Multifocal Neurologic Manifestation of Coronavirus Disease 2019 Infection: Report of 2 Cases




COVID-19, SARS-COV-2, Polyneuropathies, Neuropathy, Guillain-Barre syndrome, Myelitis


Background: The most common neurological symptoms of coronavirus disease 2019 (COVID-19) were hypogeusia and hyposmia; neuropathy was recently reported in patients with COVID-19. It is not yet clear if the virus has the potential to affect the nervous system or it is just a co-incidental finding. In this study, we report 2 patients with a history of COVID-19 presenting neurological symptoms and weakness, who did not meet the Guillain‐Barre syndrome (GBS) criteria.

Case Report: The first patient was a 56-year-old man who developed flu-like symptoms and was isolated for fourteen days after being diagnosed with COVID-19 through positive polymerase chain reaction (PCR) test and lung computed tomography (CT) scan. Three weeks later, the patient developed right-sided peripheral facial palsy, four-limb paresthesia, and progressive lower limb weakness. The second patient was a 62-year-old man with more or less the same presentation as patient number 1 except for lack of facial involvement and normal lower limbs’ sensory nerve conduction study (NCS).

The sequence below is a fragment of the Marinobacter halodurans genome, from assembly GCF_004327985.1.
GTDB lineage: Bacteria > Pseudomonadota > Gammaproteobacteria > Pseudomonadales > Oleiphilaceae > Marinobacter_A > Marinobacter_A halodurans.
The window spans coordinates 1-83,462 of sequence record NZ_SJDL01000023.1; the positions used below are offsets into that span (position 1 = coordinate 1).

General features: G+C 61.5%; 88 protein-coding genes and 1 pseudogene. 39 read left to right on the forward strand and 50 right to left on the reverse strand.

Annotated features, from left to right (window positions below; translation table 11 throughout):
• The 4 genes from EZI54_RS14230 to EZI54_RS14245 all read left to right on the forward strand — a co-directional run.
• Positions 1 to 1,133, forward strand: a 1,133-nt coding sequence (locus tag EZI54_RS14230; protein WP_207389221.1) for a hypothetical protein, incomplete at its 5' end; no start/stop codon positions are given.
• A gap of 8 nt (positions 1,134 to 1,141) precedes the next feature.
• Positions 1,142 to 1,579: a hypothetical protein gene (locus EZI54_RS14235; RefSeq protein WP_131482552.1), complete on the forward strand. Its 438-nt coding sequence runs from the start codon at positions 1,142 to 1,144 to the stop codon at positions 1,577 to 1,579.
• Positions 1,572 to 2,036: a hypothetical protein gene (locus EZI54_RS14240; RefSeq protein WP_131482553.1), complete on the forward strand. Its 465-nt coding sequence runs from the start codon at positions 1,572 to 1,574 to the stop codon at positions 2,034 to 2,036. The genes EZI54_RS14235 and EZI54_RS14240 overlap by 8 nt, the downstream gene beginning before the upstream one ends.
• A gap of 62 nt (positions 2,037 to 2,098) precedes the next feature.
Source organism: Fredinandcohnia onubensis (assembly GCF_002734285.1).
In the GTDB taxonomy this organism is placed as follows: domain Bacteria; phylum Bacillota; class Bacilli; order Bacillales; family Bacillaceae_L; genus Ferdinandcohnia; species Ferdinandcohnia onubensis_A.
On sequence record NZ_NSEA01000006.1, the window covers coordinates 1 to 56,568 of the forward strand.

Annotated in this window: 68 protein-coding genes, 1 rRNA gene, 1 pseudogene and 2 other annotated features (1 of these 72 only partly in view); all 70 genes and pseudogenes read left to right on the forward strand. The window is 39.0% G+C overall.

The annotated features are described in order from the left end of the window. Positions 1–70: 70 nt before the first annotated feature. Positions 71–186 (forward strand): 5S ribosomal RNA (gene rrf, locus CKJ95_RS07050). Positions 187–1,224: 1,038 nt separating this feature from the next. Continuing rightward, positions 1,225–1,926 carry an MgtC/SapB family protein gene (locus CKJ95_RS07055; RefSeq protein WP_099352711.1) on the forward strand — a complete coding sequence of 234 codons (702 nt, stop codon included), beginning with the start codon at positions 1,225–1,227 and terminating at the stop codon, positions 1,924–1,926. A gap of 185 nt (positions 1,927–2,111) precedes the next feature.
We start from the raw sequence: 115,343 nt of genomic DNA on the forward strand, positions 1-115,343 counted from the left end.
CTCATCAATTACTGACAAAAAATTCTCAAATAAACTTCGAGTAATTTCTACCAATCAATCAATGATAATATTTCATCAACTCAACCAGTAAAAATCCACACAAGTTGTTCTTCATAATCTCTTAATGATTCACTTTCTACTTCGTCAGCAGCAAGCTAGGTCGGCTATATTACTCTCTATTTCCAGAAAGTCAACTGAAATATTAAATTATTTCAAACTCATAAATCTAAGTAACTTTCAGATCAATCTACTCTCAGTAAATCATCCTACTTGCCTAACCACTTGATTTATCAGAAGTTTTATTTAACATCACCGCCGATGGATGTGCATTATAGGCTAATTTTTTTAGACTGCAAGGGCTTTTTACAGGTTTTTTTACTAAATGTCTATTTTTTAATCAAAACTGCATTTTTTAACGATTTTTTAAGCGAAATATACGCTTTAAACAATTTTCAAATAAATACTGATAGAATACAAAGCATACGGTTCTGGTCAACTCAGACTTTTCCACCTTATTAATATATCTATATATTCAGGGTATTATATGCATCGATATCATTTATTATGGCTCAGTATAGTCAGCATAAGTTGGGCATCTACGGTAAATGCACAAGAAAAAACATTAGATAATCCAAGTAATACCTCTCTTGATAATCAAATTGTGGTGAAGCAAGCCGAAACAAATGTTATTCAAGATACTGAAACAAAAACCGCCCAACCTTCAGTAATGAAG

Conclusion: Here, we have reported 2 cases that developed neuropathic symptoms following the COVID-19 symptoms in the recovery period. The majority of the research regarding neuropathies in patients with COVID-19 studied the facial nerve involvement and GBS, and a sensory-predominant polyneuropathy is not yet reported, as far as we know. With the suspicion of an acute myelitis and sensory neuropathy, the patients were prescribed intravenous immunoglobulin (IVIg).



How to Cite

Rayegani, S. M. ., Jalalian, B. ., Babaee, M. ., & Hojjati, F. . (2020). Multifocal Neurologic Manifestation of Coronavirus Disease 2019 Infection: Report of 2 Cases. JPMRE, 2(1), 32–34.



Case Report(s)